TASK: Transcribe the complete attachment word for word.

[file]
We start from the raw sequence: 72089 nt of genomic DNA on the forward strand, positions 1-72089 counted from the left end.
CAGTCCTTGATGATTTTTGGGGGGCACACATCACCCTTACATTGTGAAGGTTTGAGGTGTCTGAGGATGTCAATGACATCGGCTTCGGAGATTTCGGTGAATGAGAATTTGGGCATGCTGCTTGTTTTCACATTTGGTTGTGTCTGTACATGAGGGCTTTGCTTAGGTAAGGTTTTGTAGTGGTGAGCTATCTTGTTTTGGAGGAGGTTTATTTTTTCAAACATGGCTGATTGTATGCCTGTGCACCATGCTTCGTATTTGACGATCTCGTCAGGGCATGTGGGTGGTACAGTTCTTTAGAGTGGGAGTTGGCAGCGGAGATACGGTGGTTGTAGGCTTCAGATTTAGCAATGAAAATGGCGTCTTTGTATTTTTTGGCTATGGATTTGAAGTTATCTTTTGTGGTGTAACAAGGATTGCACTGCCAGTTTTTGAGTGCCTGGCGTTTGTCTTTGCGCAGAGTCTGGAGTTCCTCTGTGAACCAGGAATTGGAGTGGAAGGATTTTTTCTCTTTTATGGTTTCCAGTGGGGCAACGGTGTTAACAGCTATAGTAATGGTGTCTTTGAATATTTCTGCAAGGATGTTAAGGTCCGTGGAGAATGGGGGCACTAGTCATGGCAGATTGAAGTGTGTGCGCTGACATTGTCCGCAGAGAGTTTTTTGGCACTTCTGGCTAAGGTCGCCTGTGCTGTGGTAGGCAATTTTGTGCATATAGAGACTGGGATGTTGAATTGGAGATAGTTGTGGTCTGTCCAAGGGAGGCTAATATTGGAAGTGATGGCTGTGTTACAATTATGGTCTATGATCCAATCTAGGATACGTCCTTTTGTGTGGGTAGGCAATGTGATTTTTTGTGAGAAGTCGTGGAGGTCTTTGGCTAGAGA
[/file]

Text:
We start from the raw sequence: 72089 nt of genomic DNA on the forward strand, positions 1-72089 counted from the left end.
CAGTCCTTGATGATTTTTGGGGGGCACACATCACCCTTACATTGTGAAGGTTTGAGGTGTCTGAGGATGTCAATGACATCGGCTTCGGAGATTTCGGTGAATGAGAATTTGGGCATGCTGCTTGTTTTCACATTTGGTTGTGTCTGTACATGAGGGCTTTGCTTAGGTAAGGTTTTGTAGTGGTGAGCTATCTTGTTTTGGAGGAGGTTTATTTTTTCAAACATGGCTGATTGTATGCCTGTGCACCATGCTTCGTATTTGACGATCTCGTCAGGGCATGTGGGTGGTACAGTTCTTTAGAGTGGGAGTTGGCAGCGGAGATACGGTGGTTGTAGGCTTCAGATTTAGCAATGAAAATGGCGTCTTTGTATTTTTTGGCTATGGATTTGAAGTTATCTTTTGTGGTGTAACAAGGATTGCACTGCCAGTTTTTGAGTGCCTGGCGTTTGTCTTTGCGCAGAGTCTGGAGTTCCTCTGTGAACCAGGAATTGGAGTGGAAGGATTTTTTCTCTTTTATGGTTTCCAGTGGGGCAACGGTGTTAACAGCTATAGTAATGGTGTCTTTGAATATTTCTGCAAGGATGTTAAGGTCCGTGGAGAATGGGGGCACTAGTCATGGCAGATTGAAGTGTGTGCGCTGACATTGTCCGCAGAGAGTTTTTTGGCACTTCTGGCTAAGGTCGCCTGTGCTGTGGTAGGCAATTTTGTGCATATAGAGACTGGGATGTTGAATTGGAGATAGTTGTGGTCTGTCCAAGGGAGGCTAATATTGGAAGTGATGGCTGTGTTACAATTATGGTCTATGATCCAATCTAGGATACGTCCTTTTGTGTGGGTAGGCAATGTGATTTTTTGTGAGAAGTCGTGGAGGTCTTTGGCTAGAGA